This story carries you high and low over the hurdles and under the weather with Martha all through her pregnancy. You feel the harsh sting of the truth, the terror of the unknown, and the crumbling of life-long plans. Over and above all else this book is a secret look at one of the ways in which life manages to outwit our calculations. The strong survive because they bend, because they stretch to fit the life that chance throws in their path. Perhaps those of us who plan our life events as though they were dinner parties are really weak, weak because we do not know how to rejoice in the unexpected.
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am 9. März 2000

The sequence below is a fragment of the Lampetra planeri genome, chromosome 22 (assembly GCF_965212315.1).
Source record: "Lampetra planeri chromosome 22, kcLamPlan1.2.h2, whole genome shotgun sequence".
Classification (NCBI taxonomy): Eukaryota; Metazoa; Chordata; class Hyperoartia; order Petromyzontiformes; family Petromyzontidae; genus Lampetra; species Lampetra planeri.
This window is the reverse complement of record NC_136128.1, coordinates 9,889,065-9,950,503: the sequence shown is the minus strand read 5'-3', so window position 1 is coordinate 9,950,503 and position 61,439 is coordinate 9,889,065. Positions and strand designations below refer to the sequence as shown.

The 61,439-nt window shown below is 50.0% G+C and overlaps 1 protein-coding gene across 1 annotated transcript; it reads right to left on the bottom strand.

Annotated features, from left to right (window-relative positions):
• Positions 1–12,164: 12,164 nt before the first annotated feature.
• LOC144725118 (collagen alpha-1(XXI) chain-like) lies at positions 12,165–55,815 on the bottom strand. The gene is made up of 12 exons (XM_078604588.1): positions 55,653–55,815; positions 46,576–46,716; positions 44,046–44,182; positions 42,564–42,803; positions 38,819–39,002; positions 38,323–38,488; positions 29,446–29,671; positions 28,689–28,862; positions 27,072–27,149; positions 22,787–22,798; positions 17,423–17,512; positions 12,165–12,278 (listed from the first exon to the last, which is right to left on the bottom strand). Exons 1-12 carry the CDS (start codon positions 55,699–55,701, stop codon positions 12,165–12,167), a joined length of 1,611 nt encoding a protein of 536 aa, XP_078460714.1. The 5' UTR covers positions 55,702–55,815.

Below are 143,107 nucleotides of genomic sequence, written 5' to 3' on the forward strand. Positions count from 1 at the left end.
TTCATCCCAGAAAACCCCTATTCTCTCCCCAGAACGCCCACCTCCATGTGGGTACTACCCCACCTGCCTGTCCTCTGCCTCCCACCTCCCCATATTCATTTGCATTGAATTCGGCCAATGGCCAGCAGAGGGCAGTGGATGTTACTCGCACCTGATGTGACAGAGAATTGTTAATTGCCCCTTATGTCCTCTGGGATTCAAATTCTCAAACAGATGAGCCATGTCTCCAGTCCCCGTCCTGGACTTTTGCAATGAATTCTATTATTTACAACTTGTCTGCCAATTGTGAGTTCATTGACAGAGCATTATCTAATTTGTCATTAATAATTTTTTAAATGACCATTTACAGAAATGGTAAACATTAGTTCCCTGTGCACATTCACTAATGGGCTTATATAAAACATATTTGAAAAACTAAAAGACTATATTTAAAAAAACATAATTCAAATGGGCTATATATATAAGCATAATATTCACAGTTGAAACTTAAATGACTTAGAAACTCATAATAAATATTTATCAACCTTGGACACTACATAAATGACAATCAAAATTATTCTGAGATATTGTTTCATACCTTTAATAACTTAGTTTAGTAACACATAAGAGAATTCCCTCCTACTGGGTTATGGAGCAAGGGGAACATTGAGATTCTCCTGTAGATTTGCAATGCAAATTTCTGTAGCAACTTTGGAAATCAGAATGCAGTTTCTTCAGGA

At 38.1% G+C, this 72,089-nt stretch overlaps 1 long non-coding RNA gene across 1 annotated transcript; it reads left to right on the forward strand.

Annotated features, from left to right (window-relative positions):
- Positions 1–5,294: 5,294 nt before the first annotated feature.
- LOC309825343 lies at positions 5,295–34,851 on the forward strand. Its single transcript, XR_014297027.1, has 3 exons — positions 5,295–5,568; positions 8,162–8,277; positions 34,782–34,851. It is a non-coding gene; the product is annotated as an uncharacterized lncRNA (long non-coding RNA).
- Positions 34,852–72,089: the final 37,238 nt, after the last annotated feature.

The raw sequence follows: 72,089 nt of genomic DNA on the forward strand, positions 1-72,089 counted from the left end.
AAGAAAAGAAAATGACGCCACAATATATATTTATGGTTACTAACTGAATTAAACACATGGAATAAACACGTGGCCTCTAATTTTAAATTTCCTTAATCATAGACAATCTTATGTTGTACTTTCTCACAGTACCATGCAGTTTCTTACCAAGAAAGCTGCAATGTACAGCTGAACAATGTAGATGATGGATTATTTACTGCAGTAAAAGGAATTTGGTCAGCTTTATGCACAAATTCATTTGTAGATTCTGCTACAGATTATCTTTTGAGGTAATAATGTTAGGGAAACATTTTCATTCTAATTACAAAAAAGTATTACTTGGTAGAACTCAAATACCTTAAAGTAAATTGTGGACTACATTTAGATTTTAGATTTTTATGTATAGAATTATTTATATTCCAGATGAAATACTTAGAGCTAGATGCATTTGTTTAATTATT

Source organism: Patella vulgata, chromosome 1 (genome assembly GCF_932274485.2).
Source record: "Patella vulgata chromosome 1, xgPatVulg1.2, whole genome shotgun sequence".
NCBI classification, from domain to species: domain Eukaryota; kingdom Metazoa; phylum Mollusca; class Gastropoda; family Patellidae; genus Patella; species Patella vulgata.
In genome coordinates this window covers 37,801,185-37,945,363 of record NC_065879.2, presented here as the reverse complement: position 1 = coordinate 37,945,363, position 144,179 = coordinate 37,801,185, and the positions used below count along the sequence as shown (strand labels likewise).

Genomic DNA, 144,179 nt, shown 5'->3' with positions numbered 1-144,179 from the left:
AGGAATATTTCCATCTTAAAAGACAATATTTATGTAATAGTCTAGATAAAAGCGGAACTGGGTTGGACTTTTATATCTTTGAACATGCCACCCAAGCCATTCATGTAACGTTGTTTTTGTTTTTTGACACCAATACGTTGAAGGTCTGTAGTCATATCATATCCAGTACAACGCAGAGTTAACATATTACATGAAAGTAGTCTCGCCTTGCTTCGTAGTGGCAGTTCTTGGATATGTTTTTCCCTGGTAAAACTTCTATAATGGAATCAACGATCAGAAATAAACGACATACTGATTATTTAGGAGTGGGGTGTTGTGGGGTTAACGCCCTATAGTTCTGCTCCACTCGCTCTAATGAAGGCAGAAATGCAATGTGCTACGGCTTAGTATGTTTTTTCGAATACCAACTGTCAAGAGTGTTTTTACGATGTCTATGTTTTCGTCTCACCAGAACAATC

As a mother of an eight month old baby with Down Syndrome, I avoided this book at first because I thought it would be too wrenching and close to home. It had the opposite effect. It has been an absolutely incredible experience. Martha Beck bravely and genuinely shares her true account of her pregnancy and experiences before and after her son Adam's birth. She discovers he has Down Syndrome before he is born but cannot even consider abortion. Throughout the nine months, Martha (and her husband)experience many paranormal/spiritual events. This might seem unconvincing or even wacky from any other source, but as a Harvard trained academician, Martha makes her story not only plausible but grippingly real. Her sense of humor is hilarious and I openly laughed out loud several times! I also openly wept at her raw and vivid descriptions of the revulsion so many of us have for those who are different. I think this book is a fantastic tool for parents of children with disabilities to give to the outside world. This is how we see our children, truly! It would also be a terrific book for any teacher or educator to read. To me, it's been a hope, a salve, an inspiration.